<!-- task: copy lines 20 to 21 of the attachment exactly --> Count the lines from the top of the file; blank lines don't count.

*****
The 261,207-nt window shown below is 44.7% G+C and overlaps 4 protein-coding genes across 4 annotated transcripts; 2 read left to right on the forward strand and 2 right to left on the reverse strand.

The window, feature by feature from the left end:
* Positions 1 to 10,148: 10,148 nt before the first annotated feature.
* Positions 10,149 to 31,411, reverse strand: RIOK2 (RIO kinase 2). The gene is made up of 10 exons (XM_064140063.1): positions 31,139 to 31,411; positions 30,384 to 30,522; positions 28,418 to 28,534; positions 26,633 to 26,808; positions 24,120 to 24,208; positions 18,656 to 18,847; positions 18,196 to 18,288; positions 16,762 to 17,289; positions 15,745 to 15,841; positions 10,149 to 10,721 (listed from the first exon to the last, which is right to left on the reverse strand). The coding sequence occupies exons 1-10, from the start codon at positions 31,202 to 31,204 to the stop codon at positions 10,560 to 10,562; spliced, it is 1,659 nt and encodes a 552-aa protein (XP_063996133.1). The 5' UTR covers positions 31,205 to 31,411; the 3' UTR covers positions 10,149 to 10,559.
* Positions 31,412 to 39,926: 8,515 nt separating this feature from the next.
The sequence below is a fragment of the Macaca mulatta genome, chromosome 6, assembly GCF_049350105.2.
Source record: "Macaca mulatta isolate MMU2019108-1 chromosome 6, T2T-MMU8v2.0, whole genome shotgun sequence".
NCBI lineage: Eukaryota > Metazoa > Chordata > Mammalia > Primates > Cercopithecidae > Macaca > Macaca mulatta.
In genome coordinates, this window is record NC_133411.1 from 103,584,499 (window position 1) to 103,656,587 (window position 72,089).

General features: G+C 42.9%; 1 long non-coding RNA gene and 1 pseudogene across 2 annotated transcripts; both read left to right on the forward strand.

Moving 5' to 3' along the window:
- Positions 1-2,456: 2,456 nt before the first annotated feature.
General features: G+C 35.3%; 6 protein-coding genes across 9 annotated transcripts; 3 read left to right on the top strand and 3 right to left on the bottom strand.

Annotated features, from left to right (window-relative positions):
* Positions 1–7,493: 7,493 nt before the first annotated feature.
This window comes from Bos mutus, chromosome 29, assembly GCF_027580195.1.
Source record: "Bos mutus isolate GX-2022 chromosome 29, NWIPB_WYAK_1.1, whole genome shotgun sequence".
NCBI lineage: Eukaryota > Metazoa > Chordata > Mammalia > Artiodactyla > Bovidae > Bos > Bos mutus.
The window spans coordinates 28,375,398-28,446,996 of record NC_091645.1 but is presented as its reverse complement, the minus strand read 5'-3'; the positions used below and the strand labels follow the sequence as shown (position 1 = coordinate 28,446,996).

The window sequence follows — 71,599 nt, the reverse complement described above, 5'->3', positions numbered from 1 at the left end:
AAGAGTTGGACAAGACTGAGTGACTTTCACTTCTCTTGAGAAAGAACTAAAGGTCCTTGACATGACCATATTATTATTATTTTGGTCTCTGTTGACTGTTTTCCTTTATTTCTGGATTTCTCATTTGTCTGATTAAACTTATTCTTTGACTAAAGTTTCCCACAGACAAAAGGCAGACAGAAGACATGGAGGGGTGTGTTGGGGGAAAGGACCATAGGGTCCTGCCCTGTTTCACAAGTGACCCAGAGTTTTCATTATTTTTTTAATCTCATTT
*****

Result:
The window sequence follows — 71,599 nt, the reverse complement described above, 5'->3', positions numbered from 1 at the left end:
AAGAGTTGGACAAGACTGAGTGACTTTCACTTCTCTTGAGAAAGAACTAAAGGTCCTTGACATGACCATATTATTATTATTTTGGTCTCTGTTGACTGTTTTCCTTTATTTCTGGATTTCTCATTTGTCTGATTAAACTTATTCTTTGACTAAAGTTTCCCACAGACAAAAGGCAGACAGAAGACATGGAGGGGTGTGTTGGGGGAAAGGACCATAGGGTCCTGCCCTGTTTCACAAGTGACCCAGAGTTTTCATTATTTTTTTAATCTCATTT